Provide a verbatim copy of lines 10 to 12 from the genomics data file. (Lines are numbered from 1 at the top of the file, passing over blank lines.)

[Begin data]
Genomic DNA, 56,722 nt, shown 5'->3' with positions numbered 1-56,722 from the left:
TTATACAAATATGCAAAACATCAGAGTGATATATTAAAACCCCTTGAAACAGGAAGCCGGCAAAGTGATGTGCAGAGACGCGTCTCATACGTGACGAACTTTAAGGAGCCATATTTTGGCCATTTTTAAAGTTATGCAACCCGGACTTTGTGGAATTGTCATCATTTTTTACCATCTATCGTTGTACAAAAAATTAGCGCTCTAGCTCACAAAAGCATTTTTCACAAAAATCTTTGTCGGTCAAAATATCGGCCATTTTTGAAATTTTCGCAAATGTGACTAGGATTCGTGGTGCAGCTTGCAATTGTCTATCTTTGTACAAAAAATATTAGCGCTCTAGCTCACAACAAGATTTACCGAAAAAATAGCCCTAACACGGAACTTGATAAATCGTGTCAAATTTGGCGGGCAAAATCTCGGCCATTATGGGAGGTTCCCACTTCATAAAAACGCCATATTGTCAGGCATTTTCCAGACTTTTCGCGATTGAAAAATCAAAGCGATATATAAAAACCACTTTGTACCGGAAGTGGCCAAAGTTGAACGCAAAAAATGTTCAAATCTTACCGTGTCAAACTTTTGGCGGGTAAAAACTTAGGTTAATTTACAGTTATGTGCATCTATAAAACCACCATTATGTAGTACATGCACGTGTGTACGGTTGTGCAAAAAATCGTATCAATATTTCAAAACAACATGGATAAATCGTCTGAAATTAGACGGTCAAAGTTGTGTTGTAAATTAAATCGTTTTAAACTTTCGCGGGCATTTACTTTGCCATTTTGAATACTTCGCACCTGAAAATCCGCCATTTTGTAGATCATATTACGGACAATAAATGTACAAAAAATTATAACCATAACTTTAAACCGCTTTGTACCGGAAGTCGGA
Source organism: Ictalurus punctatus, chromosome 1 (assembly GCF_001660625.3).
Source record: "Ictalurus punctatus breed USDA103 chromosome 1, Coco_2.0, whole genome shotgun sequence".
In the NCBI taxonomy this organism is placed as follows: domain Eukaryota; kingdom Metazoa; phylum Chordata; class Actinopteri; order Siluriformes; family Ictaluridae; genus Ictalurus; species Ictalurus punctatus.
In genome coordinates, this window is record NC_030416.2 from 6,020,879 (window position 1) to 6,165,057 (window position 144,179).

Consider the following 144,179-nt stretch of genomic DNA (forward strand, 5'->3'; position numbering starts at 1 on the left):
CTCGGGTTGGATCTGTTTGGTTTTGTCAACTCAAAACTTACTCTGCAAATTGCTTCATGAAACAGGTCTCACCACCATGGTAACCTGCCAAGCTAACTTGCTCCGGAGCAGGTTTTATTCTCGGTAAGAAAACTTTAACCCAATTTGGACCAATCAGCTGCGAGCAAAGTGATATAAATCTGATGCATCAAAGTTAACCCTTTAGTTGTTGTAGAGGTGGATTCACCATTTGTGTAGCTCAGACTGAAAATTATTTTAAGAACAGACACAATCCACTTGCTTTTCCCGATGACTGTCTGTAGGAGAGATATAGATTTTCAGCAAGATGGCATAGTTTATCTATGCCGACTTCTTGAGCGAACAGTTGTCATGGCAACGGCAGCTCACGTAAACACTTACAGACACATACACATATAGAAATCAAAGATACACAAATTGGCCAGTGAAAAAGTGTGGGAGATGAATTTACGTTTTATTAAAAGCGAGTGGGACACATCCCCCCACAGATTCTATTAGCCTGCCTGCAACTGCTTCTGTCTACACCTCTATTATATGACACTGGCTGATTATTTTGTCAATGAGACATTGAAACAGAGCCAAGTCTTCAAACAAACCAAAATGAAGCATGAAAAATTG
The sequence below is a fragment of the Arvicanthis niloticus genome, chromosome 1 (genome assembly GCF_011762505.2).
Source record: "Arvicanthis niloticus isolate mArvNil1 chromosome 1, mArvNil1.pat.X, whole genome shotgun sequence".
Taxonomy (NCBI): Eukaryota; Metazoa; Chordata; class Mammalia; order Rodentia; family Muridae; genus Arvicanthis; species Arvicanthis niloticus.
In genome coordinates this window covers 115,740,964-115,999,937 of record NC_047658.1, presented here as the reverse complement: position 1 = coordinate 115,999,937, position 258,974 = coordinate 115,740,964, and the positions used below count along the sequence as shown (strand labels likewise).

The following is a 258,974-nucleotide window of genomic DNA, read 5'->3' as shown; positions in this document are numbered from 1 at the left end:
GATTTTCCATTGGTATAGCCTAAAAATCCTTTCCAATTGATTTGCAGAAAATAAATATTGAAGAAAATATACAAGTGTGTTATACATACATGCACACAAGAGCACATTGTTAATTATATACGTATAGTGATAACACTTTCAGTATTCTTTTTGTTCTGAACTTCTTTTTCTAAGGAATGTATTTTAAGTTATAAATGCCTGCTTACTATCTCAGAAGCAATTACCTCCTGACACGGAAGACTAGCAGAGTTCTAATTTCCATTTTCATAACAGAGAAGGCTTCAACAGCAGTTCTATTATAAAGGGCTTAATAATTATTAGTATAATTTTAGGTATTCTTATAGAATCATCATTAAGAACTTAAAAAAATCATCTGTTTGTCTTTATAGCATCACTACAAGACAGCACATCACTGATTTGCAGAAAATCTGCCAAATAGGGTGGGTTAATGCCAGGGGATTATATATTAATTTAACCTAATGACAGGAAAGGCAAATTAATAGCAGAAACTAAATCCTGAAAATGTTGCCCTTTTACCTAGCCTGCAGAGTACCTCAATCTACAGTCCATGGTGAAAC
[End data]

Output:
Source record: "Arvicanthis niloticus isolate mArvNil1 chromosome 1, mArvNil1.pat.X, whole genome shotgun sequence".
Taxonomy (NCBI): Eukaryota; Metazoa; Chordata; class Mammalia; order Rodentia; family Muridae; genus Arvicanthis; species Arvicanthis niloticus.
In genome coordinates this window covers 115,740,964-115,999,937 of record NC_047658.1, presented here as the reverse complement: position 1 = coordinate 115,999,937, position 258,974 = coordinate 115,740,964, and the positions used below count along the sequence as shown (strand labels likewise).